How much bacteria does your electric toothbrush hold?

Hollow-head electric toothbrushes may hold 3,000 times more bacteria than solid-head toothbrushes.

According to recent research conducted at the University of Texas Health Science Center at Houston (UTHealth) School of Dentistry, solid head power toothbrushes may be better for our health than hollow-head toothbrushes. Results from the study, which was published in the Journal of Dental Hygiene, demonstrated that bacteria growth in hollow-head electric toothbrushes was significantly higher than those with solid heads. Indeed, it was established that the hollow-head bacteria growth was up to 3,000 times higher.

Over a period of three weeks participants were required to use one of three randomly allocated electric toothbrushes to clean teeth twice a day. Flossing practices were continued throughout the study and participants were instructed to use non-antimicrobial toothpaste and were to refrain from using other dental products such as mouthwash.

Throughout the duration of the study toothbrush heads were exposed to five types of oral microorganisms: oral streptococci and oral enterococcus anaerobes, yeast and mould, Porphyromonas gingivalis, anaerobes and facultative microorganisms, and Fusobacterium species. At the study’s conclusion toothbrush heads were tested by lead study author Donna Warren-Morris and colleagues.

Results from the study revealed that there were higher microbial counts in the two hollow-head toothbrush groups compared to the solid-head toothbrush group in 9 out of 10 comparisons. If not cleaned and left to dry between uses, it is possible that bacteria may be transferred into the mouth. This can lead to adverse effects on oral health such as tooth decay, bad breath, gingivitis and additional infections and diseases.

The reason behind the higher amounts of bacteria found in hollow-head toothbrushes is believe to be due to the extra surface area in which biofilms have space to form. The solid-head toothbrushes however, have less space in which to permit the growth of bacteria. Researchers involved with the study have suggested that this information could prove particularly important for individuals with weak immune systems.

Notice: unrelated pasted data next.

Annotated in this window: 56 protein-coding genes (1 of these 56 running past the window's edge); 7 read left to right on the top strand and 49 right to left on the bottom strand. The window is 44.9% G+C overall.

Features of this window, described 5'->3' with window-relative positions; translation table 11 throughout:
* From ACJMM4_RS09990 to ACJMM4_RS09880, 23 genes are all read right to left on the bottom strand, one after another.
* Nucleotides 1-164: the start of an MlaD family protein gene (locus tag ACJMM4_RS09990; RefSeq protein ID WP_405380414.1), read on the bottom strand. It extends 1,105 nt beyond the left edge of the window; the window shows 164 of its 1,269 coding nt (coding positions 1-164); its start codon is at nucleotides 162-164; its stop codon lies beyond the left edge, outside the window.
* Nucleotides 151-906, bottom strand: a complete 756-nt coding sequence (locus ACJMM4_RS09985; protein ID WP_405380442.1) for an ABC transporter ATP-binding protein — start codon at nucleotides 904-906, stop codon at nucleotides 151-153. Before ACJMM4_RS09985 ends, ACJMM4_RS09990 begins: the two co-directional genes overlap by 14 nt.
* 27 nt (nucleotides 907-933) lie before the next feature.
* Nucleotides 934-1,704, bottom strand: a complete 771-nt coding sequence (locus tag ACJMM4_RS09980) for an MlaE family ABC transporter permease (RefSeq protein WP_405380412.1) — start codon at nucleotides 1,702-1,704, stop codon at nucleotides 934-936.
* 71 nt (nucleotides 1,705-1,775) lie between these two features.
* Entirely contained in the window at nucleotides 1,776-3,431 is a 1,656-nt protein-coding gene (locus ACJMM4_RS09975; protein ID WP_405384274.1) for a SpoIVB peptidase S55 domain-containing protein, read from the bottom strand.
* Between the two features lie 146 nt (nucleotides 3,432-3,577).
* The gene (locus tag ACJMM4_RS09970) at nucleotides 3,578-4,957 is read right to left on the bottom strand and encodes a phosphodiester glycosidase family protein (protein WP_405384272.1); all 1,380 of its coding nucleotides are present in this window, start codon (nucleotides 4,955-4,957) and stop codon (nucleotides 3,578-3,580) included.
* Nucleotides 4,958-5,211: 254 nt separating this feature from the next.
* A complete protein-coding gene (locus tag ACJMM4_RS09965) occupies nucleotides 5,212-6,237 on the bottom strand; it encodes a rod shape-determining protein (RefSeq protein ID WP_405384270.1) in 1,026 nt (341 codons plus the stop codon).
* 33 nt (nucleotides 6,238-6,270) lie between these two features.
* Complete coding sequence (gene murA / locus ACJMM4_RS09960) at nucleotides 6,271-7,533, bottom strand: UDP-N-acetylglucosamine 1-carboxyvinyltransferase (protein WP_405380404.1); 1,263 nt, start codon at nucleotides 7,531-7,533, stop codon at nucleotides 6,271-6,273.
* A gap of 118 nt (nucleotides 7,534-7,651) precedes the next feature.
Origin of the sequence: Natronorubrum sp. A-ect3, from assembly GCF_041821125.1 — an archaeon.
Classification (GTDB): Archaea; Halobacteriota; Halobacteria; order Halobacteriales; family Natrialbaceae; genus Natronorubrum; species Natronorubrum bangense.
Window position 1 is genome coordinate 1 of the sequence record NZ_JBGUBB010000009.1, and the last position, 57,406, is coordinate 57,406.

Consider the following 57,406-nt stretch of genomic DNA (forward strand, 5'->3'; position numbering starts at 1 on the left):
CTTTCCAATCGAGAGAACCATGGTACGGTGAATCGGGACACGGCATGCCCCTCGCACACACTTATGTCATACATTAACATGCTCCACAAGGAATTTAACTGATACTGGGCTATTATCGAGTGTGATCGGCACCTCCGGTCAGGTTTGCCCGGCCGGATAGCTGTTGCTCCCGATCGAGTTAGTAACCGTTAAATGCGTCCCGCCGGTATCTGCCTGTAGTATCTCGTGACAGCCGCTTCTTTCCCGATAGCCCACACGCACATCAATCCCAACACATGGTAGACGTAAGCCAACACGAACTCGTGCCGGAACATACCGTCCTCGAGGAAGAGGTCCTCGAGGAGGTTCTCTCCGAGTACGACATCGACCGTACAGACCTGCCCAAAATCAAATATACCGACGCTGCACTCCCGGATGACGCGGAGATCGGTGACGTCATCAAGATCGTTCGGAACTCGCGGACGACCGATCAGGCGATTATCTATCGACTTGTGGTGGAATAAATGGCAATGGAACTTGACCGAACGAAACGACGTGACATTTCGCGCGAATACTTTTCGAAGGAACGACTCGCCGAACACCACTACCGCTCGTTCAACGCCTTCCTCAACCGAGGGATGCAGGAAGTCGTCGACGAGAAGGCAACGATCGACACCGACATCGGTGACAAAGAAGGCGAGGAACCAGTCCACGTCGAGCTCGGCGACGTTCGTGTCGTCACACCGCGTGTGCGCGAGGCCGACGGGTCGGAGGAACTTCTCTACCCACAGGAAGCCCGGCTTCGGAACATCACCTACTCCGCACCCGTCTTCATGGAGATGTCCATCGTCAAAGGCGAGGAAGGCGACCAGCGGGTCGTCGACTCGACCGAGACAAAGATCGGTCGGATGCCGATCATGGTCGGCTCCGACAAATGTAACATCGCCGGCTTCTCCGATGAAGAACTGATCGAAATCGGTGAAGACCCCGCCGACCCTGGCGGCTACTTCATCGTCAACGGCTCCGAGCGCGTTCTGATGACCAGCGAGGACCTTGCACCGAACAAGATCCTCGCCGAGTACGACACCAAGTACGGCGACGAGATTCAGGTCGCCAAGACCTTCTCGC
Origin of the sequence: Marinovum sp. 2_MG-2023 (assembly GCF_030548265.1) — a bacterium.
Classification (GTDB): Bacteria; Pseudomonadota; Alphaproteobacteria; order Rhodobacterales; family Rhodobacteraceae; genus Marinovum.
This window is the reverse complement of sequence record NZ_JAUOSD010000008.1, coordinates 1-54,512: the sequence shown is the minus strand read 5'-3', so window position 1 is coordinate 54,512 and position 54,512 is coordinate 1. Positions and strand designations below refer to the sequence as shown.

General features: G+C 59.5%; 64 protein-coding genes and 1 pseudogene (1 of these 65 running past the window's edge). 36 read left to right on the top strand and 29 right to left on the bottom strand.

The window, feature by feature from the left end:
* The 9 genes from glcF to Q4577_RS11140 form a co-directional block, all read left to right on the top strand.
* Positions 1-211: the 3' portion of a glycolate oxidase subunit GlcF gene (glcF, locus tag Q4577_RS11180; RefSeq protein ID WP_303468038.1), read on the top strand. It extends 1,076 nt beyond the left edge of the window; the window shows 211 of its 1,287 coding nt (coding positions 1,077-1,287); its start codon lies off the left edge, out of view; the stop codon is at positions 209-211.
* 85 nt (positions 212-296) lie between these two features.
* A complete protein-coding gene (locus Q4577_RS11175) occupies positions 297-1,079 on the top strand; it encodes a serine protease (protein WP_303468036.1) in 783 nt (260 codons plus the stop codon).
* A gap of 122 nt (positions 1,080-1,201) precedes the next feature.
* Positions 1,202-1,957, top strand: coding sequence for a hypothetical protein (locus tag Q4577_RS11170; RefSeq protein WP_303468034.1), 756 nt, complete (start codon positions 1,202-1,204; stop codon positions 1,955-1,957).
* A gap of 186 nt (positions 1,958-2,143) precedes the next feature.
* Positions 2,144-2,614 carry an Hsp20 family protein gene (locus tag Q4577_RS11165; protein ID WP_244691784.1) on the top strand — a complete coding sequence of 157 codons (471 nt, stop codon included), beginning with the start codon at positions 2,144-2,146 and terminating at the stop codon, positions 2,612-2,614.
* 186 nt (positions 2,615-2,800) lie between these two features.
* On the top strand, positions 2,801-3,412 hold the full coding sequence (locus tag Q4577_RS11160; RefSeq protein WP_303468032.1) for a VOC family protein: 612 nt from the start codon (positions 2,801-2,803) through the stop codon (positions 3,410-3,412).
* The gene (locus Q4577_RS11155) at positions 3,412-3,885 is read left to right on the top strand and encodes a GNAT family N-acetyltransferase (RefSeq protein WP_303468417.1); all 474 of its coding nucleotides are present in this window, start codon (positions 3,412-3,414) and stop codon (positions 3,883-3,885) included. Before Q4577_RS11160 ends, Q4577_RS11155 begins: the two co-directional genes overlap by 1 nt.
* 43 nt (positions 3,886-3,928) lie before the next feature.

Unfortunately it can be difficult to recognise the difference between a solid-head and a hollow-head design as the packaging on most electric toothbrushes will not make the distinction between the two. However, the easiest way to determine the type of toothbrush head is to assess the brush heads connection to the electric toothbrush. A solid-head design will have room for the body and head of the toothbrush to connect but a large percent of it should appear solid, whereas the hollow-head design will have excess space or look hollow in the area around the brush bristles.

It was also noted by the researchers responsible for that study that there is no current or published study that validates that the growth of bacteria on toothbrush heads can cause or lead to systemic health effects. However, there are a number of microorganisms that have been linked with systemic diseases.

Helpful suggestions to maintain optimal oral health:

    • Use a toothbrush with soft nylon bristles.
    • Disinfect toothbrushes after each use – some electric toothbrushes have an ultraviolet system included but soaking the head in mouthwash for 20 minutes is just as effective.
    • Leave brushes in a dry environment – bacteria are more likely to grow in the damp.
    • Get a new toothbrush (or head) every 3-4 months.
    • Store brushes in separate holders to avoid cross-contamination.

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Article Source:
The above content is based on materials provided by University of Texas Health Science Center at Houston. Note: Materials have been edited to content and length.

Journal Reference:
Donna W. Morris, et al., “Microbial contamination of power toothbrushes: a comparison of solid-head designs,” Journal of Dental Hygiene 88, No. 4. (2014): 237-242.

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Additionally, LifeCare Dental does not accept liability to any person for the information or advice provided on this website or incorporated into it by reference. Content has been prepared for Western Australian residents and wider Australian audiences, and was accurate at the time of publication. Readers should note that, over time, currency and completeness of the information may change. All users are urged to always seek advice from a registered health care professional for diagnosis and answers to their medical questions.

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